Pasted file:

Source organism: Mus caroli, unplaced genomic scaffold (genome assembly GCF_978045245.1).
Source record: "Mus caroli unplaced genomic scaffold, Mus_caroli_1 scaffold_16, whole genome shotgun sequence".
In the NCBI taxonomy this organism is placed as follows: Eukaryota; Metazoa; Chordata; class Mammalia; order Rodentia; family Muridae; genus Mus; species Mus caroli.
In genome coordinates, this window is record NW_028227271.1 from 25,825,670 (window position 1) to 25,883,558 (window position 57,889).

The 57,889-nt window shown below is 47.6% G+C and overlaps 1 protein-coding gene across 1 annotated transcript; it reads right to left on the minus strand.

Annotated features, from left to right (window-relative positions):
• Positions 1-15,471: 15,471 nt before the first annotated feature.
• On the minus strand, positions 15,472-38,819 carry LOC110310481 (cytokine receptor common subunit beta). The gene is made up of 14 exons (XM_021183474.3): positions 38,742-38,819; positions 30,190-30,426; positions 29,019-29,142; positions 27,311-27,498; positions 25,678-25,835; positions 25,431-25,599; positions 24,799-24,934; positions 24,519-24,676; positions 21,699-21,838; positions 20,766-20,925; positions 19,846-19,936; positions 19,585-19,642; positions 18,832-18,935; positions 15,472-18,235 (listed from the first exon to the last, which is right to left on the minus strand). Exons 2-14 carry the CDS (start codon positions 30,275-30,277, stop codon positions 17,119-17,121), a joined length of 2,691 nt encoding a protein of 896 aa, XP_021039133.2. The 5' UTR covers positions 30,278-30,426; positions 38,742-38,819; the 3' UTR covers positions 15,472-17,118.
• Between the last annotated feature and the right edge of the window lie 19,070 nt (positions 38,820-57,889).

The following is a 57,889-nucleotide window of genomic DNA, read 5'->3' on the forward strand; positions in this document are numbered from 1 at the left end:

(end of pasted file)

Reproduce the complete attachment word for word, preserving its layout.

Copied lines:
Source organism: Mus caroli, unplaced genomic scaffold (genome assembly GCF_978045245.1).
Source record: "Mus caroli unplaced genomic scaffold, Mus_caroli_1 scaffold_16, whole genome shotgun sequence".
In the NCBI taxonomy this organism is placed as follows: Eukaryota; Metazoa; Chordata; class Mammalia; order Rodentia; family Muridae; genus Mus; species Mus caroli.
In genome coordinates, this window is record NW_028227271.1 from 25,825,670 (window position 1) to 25,883,558 (window position 57,889).

The 57,889-nt window shown below is 47.6% G+C and overlaps 1 protein-coding gene across 1 annotated transcript; it reads right to left on the minus strand.

Annotated features, from left to right (window-relative positions):
• Positions 1-15,471: 15,471 nt before the first annotated feature.
• On the minus strand, positions 15,472-38,819 carry LOC110310481 (cytokine receptor common subunit beta). The gene is made up of 14 exons (XM_021183474.3): positions 38,742-38,819; positions 30,190-30,426; positions 29,019-29,142; positions 27,311-27,498; positions 25,678-25,835; positions 25,431-25,599; positions 24,799-24,934; positions 24,519-24,676; positions 21,699-21,838; positions 20,766-20,925; positions 19,846-19,936; positions 19,585-19,642; positions 18,832-18,935; positions 15,472-18,235 (listed from the first exon to the last, which is right to left on the minus strand). Exons 2-14 carry the CDS (start codon positions 30,275-30,277, stop codon positions 17,119-17,121), a joined length of 2,691 nt encoding a protein of 896 aa, XP_021039133.2. The 5' UTR covers positions 30,278-30,426; positions 38,742-38,819; the 3' UTR covers positions 15,472-17,118.
• Between the last annotated feature and the right edge of the window lie 19,070 nt (positions 38,820-57,889).

The following is a 57,889-nucleotide window of genomic DNA, read 5'->3' on the forward strand; positions in this document are numbered from 1 at the left end: